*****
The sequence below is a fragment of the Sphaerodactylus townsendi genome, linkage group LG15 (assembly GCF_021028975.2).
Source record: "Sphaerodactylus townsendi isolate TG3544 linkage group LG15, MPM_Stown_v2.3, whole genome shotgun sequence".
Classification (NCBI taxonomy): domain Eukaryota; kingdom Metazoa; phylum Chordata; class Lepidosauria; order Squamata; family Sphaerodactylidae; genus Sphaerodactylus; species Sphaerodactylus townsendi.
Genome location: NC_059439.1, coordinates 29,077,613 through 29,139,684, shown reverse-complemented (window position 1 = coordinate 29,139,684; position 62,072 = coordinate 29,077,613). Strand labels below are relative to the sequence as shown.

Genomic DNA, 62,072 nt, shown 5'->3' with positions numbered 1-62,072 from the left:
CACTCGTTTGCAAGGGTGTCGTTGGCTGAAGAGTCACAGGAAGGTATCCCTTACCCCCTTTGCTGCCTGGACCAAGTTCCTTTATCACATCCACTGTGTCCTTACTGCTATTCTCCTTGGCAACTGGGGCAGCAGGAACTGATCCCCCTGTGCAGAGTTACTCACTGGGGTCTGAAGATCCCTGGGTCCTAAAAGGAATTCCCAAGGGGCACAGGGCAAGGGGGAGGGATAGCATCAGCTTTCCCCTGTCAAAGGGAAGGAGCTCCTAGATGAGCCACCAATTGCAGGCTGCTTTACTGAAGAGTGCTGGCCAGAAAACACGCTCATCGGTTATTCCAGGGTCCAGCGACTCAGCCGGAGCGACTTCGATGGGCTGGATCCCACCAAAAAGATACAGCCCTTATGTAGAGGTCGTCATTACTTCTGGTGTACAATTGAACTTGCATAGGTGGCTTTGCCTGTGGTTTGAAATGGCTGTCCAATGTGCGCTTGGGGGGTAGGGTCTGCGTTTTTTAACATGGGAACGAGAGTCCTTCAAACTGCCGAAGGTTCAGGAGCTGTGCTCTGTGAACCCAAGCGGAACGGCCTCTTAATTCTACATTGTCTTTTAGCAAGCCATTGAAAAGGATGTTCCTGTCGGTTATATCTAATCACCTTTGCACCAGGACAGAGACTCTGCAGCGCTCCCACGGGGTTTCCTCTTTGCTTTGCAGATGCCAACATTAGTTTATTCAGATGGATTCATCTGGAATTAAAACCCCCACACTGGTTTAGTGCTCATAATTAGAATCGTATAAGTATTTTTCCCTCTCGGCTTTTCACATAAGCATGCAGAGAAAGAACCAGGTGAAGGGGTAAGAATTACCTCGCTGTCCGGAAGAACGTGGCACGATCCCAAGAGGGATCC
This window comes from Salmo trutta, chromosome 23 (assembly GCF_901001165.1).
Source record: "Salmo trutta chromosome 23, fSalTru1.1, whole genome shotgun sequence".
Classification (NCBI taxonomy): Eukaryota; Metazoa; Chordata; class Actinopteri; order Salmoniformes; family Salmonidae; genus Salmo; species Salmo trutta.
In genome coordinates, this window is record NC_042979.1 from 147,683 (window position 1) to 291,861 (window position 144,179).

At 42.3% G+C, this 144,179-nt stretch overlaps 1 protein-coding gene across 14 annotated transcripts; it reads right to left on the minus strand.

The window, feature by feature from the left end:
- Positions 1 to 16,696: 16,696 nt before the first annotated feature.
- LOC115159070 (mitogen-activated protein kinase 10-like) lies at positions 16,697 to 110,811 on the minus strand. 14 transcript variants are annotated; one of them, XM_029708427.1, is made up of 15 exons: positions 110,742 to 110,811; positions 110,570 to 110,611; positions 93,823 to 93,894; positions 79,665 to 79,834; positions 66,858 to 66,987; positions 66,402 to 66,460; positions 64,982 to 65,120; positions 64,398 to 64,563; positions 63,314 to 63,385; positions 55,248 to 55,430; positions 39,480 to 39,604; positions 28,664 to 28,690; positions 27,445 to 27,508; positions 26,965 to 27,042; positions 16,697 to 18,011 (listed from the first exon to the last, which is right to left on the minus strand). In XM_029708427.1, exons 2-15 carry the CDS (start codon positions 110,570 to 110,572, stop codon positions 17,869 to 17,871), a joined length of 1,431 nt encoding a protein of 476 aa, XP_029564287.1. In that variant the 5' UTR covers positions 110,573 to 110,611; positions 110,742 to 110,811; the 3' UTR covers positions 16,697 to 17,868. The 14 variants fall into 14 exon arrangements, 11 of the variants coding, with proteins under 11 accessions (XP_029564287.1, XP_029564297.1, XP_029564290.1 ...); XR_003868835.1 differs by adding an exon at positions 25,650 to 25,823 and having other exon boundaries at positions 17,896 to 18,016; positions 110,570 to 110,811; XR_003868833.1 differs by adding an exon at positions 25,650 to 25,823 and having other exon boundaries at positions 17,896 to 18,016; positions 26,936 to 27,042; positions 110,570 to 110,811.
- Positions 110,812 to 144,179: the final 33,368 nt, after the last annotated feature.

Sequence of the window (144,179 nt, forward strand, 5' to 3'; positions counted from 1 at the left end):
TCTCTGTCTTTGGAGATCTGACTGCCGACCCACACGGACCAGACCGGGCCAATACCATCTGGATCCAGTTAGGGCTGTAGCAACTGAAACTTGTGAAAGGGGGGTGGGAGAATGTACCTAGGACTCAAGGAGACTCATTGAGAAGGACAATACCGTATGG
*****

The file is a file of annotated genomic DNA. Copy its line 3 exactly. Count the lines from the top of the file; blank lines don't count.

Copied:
Classification (NCBI taxonomy): domain Eukaryota; kingdom Metazoa; phylum Chordata; class Lepidosauria; order Squamata; family Sphaerodactylidae; genus Sphaerodactylus; species Sphaerodactylus townsendi.